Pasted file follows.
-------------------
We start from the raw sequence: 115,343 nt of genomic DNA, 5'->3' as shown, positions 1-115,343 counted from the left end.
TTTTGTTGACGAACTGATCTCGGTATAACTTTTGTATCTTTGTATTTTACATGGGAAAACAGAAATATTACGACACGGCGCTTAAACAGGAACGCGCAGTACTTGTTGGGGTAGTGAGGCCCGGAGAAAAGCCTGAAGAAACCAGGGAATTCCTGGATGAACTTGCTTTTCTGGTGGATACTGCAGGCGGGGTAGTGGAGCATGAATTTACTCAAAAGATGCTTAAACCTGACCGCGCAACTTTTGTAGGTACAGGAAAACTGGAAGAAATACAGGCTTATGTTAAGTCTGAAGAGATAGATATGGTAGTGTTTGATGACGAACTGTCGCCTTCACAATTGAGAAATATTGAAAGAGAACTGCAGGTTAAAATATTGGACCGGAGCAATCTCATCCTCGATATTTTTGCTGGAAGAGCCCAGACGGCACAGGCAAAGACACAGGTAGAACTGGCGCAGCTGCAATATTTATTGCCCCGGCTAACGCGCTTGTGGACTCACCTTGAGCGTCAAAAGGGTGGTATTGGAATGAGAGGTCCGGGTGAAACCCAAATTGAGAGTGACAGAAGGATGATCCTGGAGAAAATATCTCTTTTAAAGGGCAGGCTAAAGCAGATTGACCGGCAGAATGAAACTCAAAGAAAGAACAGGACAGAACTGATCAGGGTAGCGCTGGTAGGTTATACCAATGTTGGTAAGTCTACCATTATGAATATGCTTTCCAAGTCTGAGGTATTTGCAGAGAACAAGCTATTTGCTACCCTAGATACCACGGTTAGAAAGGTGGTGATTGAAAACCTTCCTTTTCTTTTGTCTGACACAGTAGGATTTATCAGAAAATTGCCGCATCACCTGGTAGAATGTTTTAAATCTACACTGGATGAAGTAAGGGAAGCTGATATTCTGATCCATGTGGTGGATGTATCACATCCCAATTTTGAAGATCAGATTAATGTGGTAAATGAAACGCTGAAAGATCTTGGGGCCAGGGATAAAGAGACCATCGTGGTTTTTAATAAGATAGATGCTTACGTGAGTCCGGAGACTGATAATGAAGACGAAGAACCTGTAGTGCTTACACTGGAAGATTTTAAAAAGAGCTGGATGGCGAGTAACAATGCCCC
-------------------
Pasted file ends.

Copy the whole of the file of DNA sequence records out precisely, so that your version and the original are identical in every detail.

We start from the raw sequence: 115,343 nt of genomic DNA, 5'->3' as shown, positions 1-115,343 counted from the left end.
TTTTGTTGACGAACTGATCTCGGTATAACTTTTGTATCTTTGTATTTTACATGGGAAAACAGAAATATTACGACACGGCGCTTAAACAGGAACGCGCAGTACTTGTTGGGGTAGTGAGGCCCGGAGAAAAGCCTGAAGAAACCAGGGAATTCCTGGATGAACTTGCTTTTCTGGTGGATACTGCAGGCGGGGTAGTGGAGCATGAATTTACTCAAAAGATGCTTAAACCTGACCGCGCAACTTTTGTAGGTACAGGAAAACTGGAAGAAATACAGGCTTATGTTAAGTCTGAAGAGATAGATATGGTAGTGTTTGATGACGAACTGTCGCCTTCACAATTGAGAAATATTGAAAGAGAACTGCAGGTTAAAATATTGGACCGGAGCAATCTCATCCTCGATATTTTTGCTGGAAGAGCCCAGACGGCACAGGCAAAGACACAGGTAGAACTGGCGCAGCTGCAATATTTATTGCCCCGGCTAACGCGCTTGTGGACTCACCTTGAGCGTCAAAAGGGTGGTATTGGAATGAGAGGTCCGGGTGAAACCCAAATTGAGAGTGACAGAAGGATGATCCTGGAGAAAATATCTCTTTTAAAGGGCAGGCTAAAGCAGATTGACCGGCAGAATGAAACTCAAAGAAAGAACAGGACAGAACTGATCAGGGTAGCGCTGGTAGGTTATACCAATGTTGGTAAGTCTACCATTATGAATATGCTTTCCAAGTCTGAGGTATTTGCAGAGAACAAGCTATTTGCTACCCTAGATACCACGGTTAGAAAGGTGGTGATTGAAAACCTTCCTTTTCTTTTGTCTGACACAGTAGGATTTATCAGAAAATTGCCGCATCACCTGGTAGAATGTTTTAAATCTACACTGGATGAAGTAAGGGAAGCTGATATTCTGATCCATGTGGTGGATGTATCACATCCCAATTTTGAAGATCAGATTAATGTGGTAAATGAAACGCTGAAAGATCTTGGGGCCAGGGATAAAGAGACCATCGTGGTTTTTAATAAGATAGATGCTTACGTGAGTCCGGAGACTGATAATGAAGACGAAGAACCTGTAGTGCTTACACTGGAAGATTTTAAAAAGAGCTGGATGGCGAGTAACAATGCCCC